Scarlett Johansson Revives Ivanka For Alec Baldwin’s Farewell To ‘SNL’

Sensing an imminent collapse of the Trump administration, Alec Baldwin opened this week’s season finale of “Saturday Night Live” in what’s hinted at being his final appearance as the reality TV star turned president.

In the cold open, Trump is sitting at a piano and begins singing “Hallelujah”, mirroring the cold open from last year’s post-election episode in which Kate McKinnon — costumed as Hillary Clinton — sang the same Leonard Cohen classic.

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While Baldwin-as-Trump sings, he’s slowly surrounded by other members of the “SNL” cast as they join in, including advisor Steve Bannon (costumed as the Grim Reaper), Kellyanne Conway (Kate McKinnon), sons Eric and Donald Jr. (Alex Moffat and Mikey Day), Sarah Huckabee Sanders (Aidy Bryant), Melania Trump (Cecily Strong), Vladimir Putin (Beck Bennett) and, in a surprise appearance, Ivanka Trump, played by Scarlett Johansson (who hilariously played the First Daughter earlier in the season for a faux TV commercial promoting her new fragrance, Complicit).

The sketch ended on a hilarious note, with Baldwin’s Trump declaring: “I’m not giving up because I didn’t do anything wrong. But I can’t speak for these people.”

For the last time this season, we're live from New York! #SNLFinale

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Will this be the last time we see Donald Trump portrayed on “SNL” by Baldwin? While neither Baldwin nor “SNL” exec producer Lorne Michaels have stated that explicitly, the former “30 Rock” star hinted the finale would be his swan song in a tweet issued prior to Saturday’s show.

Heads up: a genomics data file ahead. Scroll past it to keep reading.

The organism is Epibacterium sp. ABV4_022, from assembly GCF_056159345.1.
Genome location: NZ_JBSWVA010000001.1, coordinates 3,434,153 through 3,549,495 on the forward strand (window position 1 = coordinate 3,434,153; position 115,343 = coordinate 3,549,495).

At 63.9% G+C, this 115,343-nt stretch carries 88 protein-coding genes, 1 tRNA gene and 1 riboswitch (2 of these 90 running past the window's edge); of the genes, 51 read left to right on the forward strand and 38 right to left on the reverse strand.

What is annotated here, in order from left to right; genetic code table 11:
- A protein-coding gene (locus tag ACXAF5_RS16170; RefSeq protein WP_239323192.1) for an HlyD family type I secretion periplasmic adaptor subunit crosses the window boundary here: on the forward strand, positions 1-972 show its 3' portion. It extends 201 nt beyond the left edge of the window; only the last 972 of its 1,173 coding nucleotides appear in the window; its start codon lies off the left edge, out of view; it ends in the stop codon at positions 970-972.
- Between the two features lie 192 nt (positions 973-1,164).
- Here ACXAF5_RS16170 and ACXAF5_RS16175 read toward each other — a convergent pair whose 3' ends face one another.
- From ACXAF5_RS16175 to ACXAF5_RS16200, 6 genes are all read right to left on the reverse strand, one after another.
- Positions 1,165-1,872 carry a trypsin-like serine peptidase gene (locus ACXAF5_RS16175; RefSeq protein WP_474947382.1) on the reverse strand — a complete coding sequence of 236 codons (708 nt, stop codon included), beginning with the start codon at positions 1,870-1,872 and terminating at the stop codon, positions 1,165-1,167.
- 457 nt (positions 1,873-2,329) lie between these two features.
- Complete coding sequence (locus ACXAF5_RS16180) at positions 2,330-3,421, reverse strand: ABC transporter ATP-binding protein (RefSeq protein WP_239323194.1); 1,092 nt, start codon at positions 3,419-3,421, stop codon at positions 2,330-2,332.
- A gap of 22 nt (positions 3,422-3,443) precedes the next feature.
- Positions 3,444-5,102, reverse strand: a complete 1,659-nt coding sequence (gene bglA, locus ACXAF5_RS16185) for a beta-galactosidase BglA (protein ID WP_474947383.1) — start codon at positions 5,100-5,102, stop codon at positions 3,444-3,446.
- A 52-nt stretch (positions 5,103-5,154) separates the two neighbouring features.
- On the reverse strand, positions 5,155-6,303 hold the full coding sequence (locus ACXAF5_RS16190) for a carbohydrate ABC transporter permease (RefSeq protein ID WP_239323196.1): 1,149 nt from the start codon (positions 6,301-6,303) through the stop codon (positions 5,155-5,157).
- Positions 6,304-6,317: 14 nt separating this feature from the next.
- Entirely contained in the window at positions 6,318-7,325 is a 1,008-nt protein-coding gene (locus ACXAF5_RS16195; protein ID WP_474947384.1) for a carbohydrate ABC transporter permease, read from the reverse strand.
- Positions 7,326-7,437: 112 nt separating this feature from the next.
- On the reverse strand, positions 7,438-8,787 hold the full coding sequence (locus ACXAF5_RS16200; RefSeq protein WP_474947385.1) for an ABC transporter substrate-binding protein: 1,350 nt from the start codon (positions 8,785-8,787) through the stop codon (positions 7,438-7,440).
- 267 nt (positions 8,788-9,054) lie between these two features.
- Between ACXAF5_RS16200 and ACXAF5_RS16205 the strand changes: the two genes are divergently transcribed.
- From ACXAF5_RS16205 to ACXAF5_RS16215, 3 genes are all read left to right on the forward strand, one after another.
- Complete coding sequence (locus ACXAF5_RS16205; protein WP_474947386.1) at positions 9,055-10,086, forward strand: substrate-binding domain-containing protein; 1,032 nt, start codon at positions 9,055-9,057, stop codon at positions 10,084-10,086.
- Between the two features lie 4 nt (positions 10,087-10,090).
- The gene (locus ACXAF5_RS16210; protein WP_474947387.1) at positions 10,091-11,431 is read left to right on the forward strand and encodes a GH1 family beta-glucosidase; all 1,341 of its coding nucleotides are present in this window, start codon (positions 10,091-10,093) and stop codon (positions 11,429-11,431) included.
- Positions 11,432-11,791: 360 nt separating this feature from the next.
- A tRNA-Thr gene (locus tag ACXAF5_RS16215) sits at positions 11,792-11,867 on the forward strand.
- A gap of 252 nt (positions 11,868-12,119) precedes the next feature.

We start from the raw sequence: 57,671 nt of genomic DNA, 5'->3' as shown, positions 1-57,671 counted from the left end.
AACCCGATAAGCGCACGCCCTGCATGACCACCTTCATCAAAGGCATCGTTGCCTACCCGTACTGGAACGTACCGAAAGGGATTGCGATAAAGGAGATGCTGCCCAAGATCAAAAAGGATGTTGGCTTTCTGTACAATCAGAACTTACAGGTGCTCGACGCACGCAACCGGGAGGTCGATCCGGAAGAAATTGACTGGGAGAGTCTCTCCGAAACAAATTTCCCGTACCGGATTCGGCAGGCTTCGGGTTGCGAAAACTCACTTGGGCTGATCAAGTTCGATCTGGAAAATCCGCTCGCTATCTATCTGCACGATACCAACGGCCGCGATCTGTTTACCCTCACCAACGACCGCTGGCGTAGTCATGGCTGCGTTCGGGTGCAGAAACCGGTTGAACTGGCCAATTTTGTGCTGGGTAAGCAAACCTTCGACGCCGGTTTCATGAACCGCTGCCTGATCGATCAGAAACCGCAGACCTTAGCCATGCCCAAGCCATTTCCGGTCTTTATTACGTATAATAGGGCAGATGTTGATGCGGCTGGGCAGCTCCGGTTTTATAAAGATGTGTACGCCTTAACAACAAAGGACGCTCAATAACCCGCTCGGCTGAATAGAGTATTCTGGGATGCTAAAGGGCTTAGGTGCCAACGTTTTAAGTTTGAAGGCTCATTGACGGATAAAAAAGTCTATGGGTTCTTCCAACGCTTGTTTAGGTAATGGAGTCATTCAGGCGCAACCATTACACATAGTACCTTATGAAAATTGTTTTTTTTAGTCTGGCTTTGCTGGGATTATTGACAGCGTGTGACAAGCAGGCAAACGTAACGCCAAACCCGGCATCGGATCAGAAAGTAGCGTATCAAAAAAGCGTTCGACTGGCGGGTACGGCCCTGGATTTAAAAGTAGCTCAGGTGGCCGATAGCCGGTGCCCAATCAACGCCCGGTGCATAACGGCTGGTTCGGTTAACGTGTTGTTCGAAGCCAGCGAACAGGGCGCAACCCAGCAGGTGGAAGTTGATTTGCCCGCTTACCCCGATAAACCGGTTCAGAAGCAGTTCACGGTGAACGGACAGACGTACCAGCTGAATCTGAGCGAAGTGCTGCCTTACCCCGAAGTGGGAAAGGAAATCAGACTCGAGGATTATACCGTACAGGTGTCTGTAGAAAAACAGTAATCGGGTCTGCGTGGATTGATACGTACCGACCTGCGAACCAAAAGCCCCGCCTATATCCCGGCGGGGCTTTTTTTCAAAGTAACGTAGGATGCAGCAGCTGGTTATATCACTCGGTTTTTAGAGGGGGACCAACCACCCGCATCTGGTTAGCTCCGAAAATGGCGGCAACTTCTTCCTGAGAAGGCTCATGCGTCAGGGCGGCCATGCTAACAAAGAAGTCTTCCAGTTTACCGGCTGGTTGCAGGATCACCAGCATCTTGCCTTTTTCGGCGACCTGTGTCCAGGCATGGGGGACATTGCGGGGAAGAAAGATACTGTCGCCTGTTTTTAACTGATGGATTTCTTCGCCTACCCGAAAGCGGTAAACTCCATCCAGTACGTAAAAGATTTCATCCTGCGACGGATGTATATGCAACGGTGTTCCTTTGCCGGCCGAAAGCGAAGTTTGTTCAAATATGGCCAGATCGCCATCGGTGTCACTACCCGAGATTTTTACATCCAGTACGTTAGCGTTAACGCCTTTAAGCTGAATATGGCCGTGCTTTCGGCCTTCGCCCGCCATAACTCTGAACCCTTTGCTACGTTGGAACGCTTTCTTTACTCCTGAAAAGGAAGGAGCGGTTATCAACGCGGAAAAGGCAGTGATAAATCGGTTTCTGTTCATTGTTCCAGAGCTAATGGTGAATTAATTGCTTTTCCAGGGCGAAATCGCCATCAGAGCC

Earlier this year, Baldwin told Associated Press that he wasn’t sure whether he’d continue on as Trump in season 43.

“After that, I don’t quite know,” said Baldwin. “I don’t quite know if people want to continue with that. If everything stays the same in the country as it is now, I don’t think people will be in the mood to laugh about it come September.”

He also said that the possibility he’d be expanding his role on “SNL” is highly unlikely.

RELATED: Alec Baldwin Initially Told ‘SNL’ He Didn’t Want To Be Trump On TV

“I don’t know if I’d want to be Trump for more than a five-minute slug of time on ‘Saturday Night Live,'” he said. “You’d have to pay me an ungodly amount of money because it would be exhausting. It would be tiresome.”

While “SNL” has wrapped up its 42nd season, you can always catch Baldwin’s Trump in reruns throughout the summer, airing at 8:30 p.m. PT and 11:30 p.m.ET on Global.

In the meantime, compare and contrast Baldwin’s “Hallelujah” with Kate McKinnon’s, below:

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A Look Back At The Notable Political Impressions On ‘Saturday Night Live’



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